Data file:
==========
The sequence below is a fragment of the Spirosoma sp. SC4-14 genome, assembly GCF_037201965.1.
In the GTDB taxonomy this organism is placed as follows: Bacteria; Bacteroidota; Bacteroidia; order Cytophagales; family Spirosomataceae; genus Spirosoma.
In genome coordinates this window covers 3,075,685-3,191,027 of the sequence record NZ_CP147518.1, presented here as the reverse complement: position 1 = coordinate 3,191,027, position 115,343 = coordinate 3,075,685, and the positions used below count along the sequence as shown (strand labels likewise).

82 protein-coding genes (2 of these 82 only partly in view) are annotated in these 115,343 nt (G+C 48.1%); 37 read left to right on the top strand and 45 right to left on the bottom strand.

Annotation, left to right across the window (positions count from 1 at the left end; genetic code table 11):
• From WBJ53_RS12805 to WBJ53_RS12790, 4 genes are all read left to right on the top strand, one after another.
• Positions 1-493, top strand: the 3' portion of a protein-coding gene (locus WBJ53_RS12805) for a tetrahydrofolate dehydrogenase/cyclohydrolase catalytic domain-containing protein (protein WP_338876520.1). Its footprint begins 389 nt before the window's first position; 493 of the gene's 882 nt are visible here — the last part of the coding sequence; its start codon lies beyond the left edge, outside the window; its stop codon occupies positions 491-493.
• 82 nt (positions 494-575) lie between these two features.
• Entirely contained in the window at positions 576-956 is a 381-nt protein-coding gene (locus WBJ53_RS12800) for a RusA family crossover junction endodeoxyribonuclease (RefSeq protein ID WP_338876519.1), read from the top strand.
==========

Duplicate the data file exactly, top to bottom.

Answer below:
The sequence below is a fragment of the Spirosoma sp. SC4-14 genome, assembly GCF_037201965.1.
In the GTDB taxonomy this organism is placed as follows: Bacteria; Bacteroidota; Bacteroidia; order Cytophagales; family Spirosomataceae; genus Spirosoma.
In genome coordinates this window covers 3,075,685-3,191,027 of the sequence record NZ_CP147518.1, presented here as the reverse complement: position 1 = coordinate 3,191,027, position 115,343 = coordinate 3,075,685, and the positions used below count along the sequence as shown (strand labels likewise).

82 protein-coding genes (2 of these 82 only partly in view) are annotated in these 115,343 nt (G+C 48.1%); 37 read left to right on the top strand and 45 right to left on the bottom strand.

Annotation, left to right across the window (positions count from 1 at the left end; genetic code table 11):
• From WBJ53_RS12805 to WBJ53_RS12790, 4 genes are all read left to right on the top strand, one after another.
• Positions 1-493, top strand: the 3' portion of a protein-coding gene (locus WBJ53_RS12805) for a tetrahydrofolate dehydrogenase/cyclohydrolase catalytic domain-containing protein (protein WP_338876520.1). Its footprint begins 389 nt before the window's first position; 493 of the gene's 882 nt are visible here — the last part of the coding sequence; its start codon lies beyond the left edge, outside the window; its stop codon occupies positions 491-493.
• 82 nt (positions 494-575) lie between these two features.
• Entirely contained in the window at positions 576-956 is a 381-nt protein-coding gene (locus WBJ53_RS12800) for a RusA family crossover junction endodeoxyribonuclease (RefSeq protein ID WP_338876519.1), read from the top strand.